This year I am doing something new and celebrating the Day of the Dead – with my kids. It can be so powerful to find the meaning in other religions and cultures outside my own and turns out this one is close to my heart. I think there is so much value in this celebration that is easy to miss.
I stared by interviewing people who lived in Mexico and saw this tradition first hand. I decided to jump in and see what happens.
The true meaning of Dia de Los Muertos is honoring our ancestry
The holiday at the core is about honoring the dead and celebrating our roots. It is a way to keep deep family history alive. Dia de Los Muertos (Day of the Dead) was originally based in the Pagan faith and was adopted by the Catholics (add a few rosary beads and some hail Mary’s). Some non-catholic Christians refused to celebrate because it had Pagan roots. Because it is a religious holiday, it is very regional in Mexico based on history and population. Even the way it is celebrated varies wildly per region. There are also cities where it is very spiritual and others where parades and parties have evolved.
It did not start as festive, joyous time of celebration. Its origin is a somber one. An altar is created with candles to honor the spirits of ancestors. The first-night children are remembered, and the second-night adults. Your family can come and view your alter, and they may join you at the graves to stay up all night eating, drinking and telling stories. Musicians stroll the graveyards.
In the Mexican culture today, they do not fear death the way some do in America. A great friend of mine said that her relatives would reach into a coffin and kiss the corpse at funerals -with exuberance. Their faith is strong in the afterlife, and they make jokes about the dead. This might be the reason they feel comfortable being face painted like skeletons.
SEE MY DAY OF THE DEAD ALTAR
How has Dia de Los Muertos evolved?
Pagan Holiday – 3000 years ago Dia de Los Muertos began in Aztec and Meso-American cultures using real skulls. It was a month long celebration in August meant to honor the dead. They constructed beautiful altars with flowers and skulls.
Catholic Holiday – 500 years ago, Catholics moved the holiday to coincide with All Saints Day and added Catholic rituals to the tradition.
Sugar Skulls – Italian missionaries brought sugar art to the tradition in the 17th century. Sugar was plentiful in Mexico, so the use of these decorations took off. The name of the departed are written on the forehead of the skull to honor them.
Parade and festivals – a modern-day addition, especially in Arizona and New Mexico where the American and Mexican lifestyles merge
Is Day of the Dead Halloween in Mexico?
No, and yes. The Catholic church did move the date of Dia de Los Muertos to coincide with All Saints Day which is the day after Halloween around the world. After this change, both holidays believe that the spirits come out on November 1st. Based on that answer, and a look at our traditions in America you might say they are similar but not the same. However, there are regions of Southern Mexico where children dress as the dead and knock on doors for candy.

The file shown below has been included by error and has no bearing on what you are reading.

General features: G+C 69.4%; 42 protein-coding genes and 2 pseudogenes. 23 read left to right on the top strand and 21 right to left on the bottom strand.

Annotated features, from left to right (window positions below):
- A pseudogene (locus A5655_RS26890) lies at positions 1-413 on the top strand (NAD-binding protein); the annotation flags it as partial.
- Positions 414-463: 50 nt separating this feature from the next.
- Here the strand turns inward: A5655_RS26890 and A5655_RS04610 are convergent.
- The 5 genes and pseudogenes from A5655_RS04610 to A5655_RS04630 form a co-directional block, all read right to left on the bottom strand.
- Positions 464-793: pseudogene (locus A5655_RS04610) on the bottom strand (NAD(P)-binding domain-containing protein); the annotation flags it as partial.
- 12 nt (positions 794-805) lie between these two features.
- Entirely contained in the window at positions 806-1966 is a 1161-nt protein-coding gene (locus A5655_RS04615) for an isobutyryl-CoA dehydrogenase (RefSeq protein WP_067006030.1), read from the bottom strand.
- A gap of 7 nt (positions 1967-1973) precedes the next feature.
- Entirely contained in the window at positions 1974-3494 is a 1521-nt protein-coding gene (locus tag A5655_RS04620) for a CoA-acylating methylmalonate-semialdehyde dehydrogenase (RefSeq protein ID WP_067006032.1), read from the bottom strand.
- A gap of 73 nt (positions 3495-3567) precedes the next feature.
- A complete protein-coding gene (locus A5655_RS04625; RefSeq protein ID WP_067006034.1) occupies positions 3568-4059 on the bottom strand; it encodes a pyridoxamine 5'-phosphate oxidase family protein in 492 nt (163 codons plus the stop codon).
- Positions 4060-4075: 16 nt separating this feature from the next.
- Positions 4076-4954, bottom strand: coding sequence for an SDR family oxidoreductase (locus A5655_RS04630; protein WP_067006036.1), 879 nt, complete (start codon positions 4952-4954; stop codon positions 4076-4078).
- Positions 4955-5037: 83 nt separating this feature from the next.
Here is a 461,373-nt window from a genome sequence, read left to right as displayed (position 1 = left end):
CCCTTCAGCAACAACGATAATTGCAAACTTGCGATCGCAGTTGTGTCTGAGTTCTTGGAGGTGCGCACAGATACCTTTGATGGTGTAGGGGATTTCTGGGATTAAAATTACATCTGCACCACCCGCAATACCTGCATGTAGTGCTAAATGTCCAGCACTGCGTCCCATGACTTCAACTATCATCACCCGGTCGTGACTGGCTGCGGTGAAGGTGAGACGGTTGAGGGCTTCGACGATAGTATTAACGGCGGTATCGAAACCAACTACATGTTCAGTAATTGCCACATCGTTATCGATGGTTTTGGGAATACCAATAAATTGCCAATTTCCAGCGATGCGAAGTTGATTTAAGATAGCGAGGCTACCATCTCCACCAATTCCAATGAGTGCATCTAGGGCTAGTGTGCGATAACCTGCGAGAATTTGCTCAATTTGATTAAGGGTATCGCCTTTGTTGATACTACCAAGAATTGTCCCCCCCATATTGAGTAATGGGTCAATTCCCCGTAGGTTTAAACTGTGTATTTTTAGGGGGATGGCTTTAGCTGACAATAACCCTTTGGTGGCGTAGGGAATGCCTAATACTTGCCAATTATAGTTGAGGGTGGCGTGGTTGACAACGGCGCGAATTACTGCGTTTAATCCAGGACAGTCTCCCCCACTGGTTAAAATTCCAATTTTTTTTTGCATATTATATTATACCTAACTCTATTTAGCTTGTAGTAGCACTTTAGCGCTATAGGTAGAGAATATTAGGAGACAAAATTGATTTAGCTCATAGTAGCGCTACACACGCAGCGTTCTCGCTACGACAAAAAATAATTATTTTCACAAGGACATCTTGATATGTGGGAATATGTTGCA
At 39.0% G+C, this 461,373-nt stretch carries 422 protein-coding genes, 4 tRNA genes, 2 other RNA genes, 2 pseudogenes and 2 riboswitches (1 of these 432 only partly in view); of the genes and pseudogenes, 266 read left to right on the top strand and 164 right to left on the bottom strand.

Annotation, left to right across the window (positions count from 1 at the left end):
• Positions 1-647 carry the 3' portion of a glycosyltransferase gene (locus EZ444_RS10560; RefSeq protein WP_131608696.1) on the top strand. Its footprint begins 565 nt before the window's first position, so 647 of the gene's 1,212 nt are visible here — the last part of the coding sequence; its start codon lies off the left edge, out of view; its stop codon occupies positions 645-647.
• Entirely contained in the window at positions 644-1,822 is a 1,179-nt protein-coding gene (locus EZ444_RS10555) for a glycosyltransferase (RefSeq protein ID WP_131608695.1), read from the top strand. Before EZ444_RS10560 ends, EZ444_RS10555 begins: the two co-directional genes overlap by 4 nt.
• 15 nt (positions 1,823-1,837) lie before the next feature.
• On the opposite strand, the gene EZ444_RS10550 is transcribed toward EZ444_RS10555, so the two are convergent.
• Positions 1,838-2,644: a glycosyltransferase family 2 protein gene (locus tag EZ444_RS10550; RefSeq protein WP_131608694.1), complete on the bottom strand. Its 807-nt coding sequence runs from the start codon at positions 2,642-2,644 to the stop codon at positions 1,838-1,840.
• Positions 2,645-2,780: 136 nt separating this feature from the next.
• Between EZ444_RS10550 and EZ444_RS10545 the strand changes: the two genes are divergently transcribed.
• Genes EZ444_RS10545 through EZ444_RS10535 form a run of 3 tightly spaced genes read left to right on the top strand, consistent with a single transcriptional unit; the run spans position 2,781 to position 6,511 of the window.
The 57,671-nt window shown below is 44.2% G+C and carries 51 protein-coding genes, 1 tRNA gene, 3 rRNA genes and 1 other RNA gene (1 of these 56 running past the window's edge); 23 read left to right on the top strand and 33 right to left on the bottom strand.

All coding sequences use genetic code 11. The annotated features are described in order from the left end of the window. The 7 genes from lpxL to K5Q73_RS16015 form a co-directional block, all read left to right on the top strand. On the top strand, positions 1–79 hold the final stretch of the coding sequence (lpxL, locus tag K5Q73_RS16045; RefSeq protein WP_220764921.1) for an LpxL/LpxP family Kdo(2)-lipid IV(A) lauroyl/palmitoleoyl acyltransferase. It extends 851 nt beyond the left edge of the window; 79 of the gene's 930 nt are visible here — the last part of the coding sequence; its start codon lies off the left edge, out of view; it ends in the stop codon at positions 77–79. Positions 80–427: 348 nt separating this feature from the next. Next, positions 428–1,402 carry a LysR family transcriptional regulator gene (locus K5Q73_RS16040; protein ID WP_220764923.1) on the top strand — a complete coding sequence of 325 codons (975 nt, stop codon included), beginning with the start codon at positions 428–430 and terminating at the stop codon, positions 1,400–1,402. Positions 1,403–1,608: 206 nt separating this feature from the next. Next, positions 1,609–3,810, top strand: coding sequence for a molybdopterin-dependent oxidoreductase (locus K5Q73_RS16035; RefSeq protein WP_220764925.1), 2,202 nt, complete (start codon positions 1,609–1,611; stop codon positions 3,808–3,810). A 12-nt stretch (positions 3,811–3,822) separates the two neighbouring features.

Just another tie to Halloween.
Now that sounds familiar!
What to do?
How you could be celebrating the Day of the Dead
Of course, you can pin how to make a day of the dead marshmallow pop or sugar skull craft. There is nothing that your Pinterest obsession, a craft kit, and a few glue sticks can’t fix.
Or you can focus on the spiritual meaning and make a small alter with a candle for a lost loved one. Now you have a reason to pay, reflect and talk with your kids. You can go to church and think about those you miss. You can even clean a grave and leave flowers.
I don’t think we will see droves of American’s partying all night in a cemetery with a mariachi band, and that is okay. I am pretty sure our city ordinances don’t allow us to have that much fun. However, if anyone plans this, send me an invite. I am up for any authentic party at least once.
Why I am celebrating the Day of the Dead? And why should you?
One day I explained to my 5 year old about her grandpa that was in heaven. I love my dad, and because I lost him to at age 25. He was the light in my every day, and I have missed him deeply every day since he died.
We had a children’s book The Invisible String, and I used that as an excuse to connect my children with him. My daughter and I read the book and pulled the invisible strings to heaven so we could feel his love. With misty eyes, I felt she got it. She told me she wanted a giant ladder to climb to Heaven to make sure he was eating all his vegetables. I know he would have loved that.
We then lit the candles for Grandma Bea, Grandma Gigi, my brother John and Grandpa Jack. I felt it deep in my heart that they would love being honored this way.
In reflection, this holiday is a family and friends moment to connect with people we miss. It feels deeply spiritual if you are the kind of person who sees god in everything. As a result, while we may or not believe their spirits will roam the Earth that day, it is rare to take a breath and honor them. On a simple level, it is beautiful.
Stay tuned as I will post pictures of our celebration.
With cultural, economic and spiritual differences around the world it is captivating to see how and why this day is such a powerful holiday.
[…] it was a sweet, somber moment. If you want to read more about why we decided to celebrate, and the history of this holiday this is the way. The tradition is rich in history, but it wasn’t always about sugar skulls […]